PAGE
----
Getting some solid speaker training is great advice for everyone. If you get an opportunity to present, go for it!

Meetings and decision-making

I already touched on an introvert’s tendency to have everything nailed down and polished 100% before showing it to the broader world. Scratch that approach right now and here. Unless everyone around you is an introvert too, it’s a recipe for failure.

Share early, share broadly, share frequently. If you have it 40% down, you’re ready to get thoughts and feedbacks towards the direction in your plan. When you have it 60% down, it’s time to evangelize everyone on your plan and get active buy-in. When you’re at 80%, ship it! You can still drive it to 100% if your plan turns out to become a huge success and is being widely implemented. Yes, I’m serious about this!

When sharing and evangelizing your plan to a new set of peers, sometimes it’s more effective to pretend you don’t have a grand master plan yet (even if you do) and rather let the new folks come to the same conclusions that you reached earlier. Gently guide the discussion, so that the team can get to the same place where you are. That’s not always the right strategy. Often you are just meant to present what the plan is. But sometimes it works wonders to get folks on board quicker. “Here’s the problem. Here’s the data. Here are some thoughts we heard. What do you think? Ah great, how about this?” – Sold.

In meetings make yourself heard. Yes this might sound cruel, but you actually have to speak up. In brainstorming sessions go first, so you don’t have to fight for the loudest voice once everyone else chimes in. Then go again last, to make the point that turns everything around and sticks in people’s minds. You will notice that often more extrovert groups will need some time for ‘vocal thinking’ before they are ready to listen to and consider your well thought through conclusions.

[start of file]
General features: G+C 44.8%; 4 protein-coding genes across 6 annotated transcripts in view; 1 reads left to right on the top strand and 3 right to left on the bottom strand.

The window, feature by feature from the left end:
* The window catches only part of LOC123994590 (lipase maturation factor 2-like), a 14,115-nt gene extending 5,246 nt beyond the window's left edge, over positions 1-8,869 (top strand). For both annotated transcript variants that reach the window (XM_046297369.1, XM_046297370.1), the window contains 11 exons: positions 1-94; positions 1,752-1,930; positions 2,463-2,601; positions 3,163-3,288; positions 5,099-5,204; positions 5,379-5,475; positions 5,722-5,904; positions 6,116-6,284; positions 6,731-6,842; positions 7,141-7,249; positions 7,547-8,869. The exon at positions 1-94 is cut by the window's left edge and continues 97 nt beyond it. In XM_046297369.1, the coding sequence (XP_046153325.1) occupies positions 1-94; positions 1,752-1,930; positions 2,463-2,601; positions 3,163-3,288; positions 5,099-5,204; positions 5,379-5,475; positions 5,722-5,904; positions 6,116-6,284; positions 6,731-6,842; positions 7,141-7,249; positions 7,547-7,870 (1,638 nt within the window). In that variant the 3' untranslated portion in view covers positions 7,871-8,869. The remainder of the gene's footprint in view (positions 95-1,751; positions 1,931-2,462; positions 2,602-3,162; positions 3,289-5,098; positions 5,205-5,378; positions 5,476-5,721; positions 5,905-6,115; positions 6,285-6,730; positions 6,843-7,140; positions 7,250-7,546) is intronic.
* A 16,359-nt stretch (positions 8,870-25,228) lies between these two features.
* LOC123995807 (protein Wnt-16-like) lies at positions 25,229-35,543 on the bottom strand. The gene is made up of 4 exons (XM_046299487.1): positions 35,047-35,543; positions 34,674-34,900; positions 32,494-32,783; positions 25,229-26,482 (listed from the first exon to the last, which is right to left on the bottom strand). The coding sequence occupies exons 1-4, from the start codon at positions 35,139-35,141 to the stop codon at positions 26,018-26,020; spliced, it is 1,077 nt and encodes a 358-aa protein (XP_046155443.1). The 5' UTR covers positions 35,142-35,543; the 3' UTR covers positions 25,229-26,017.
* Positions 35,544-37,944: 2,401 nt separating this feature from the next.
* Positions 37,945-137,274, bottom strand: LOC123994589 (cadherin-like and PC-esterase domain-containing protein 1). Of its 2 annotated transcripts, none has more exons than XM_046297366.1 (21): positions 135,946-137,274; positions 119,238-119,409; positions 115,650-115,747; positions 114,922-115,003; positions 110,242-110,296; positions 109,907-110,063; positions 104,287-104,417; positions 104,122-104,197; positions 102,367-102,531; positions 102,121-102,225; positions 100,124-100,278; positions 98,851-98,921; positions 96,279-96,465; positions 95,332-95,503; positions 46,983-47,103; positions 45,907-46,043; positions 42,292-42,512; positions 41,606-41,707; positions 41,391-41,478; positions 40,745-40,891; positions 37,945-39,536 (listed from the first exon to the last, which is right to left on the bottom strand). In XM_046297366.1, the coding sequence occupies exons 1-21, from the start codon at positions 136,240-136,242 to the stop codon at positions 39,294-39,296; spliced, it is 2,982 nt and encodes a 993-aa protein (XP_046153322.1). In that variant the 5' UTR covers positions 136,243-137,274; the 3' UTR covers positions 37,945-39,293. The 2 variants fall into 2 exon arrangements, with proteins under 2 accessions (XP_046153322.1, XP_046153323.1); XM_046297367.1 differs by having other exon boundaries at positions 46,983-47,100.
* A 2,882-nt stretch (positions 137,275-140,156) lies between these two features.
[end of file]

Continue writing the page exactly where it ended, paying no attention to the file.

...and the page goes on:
Promote yourself

If you’re like me, this is the hardest one and the one that we need to manage most consciously. You just don’t like to talk about the things you achieved. Those should be obvious right!?

Celebrating success of others or writing down accomplishments of folks in my team comes easy to me. I can effortlessly talk all day about the great things my direct reports accomplish every day. Writing my own performance review, résumé or LinkedIn profile is the hardest thing ever.

There is a saying in Germany that luckily one of my colleagues told me early in my days with Microsoft: “Do good things and talk about them!” I wish I could remember who gave me that advice, it was the best career advice ever (for an introvert – if there are still some extroverts around reading this, please DON’T try to talk more about your achievements)!

Don’t force it though, or you will feel eternally bad and corrupted. Find your personal way that feels authentic and doesn’t violate your values. If you’re a manager it’s easier, just talk about the great stuff your team achieved. If you’re an individual contributor talk about the progress that your v-team has made or talk about how you learned that your customers used your work to become more effective. If you’re working all alone in your cubicle, update your LinkedIn profile and find a better job.

If you don’t like talking about how great you are, shift your focus and share how customers, partners or team members were able to be more successful because of what you did. Don’t forget to call out, how what you did contributed to that amazing outcome. Start by giving credit but don’t understate your contributions.

Final thought

“I became a martial artist in spite of my limitations.”
Bruce Lee

Best advice ever. Perceived limitations (or boxes we put ourselves into) don’t limit what we can do – our mental model does. Understand your limitations preferences and turn them into an advantage!

 


Did you like this article? Want to read more?

I will keep posting articles here and I have them lined up way into summer 2020. However if you want to get it all in one comprehensive, structured, and grammar-checked (!) view, check out our new book:

 

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If you like what you’re reading, please consider leaving a review on Amazon. If you don’t like it, please tell us what we can do better the next time. As self-published authors we don’t have the marketing power of big publishing houses. We rely on word of mouth endorsements through reader reviews.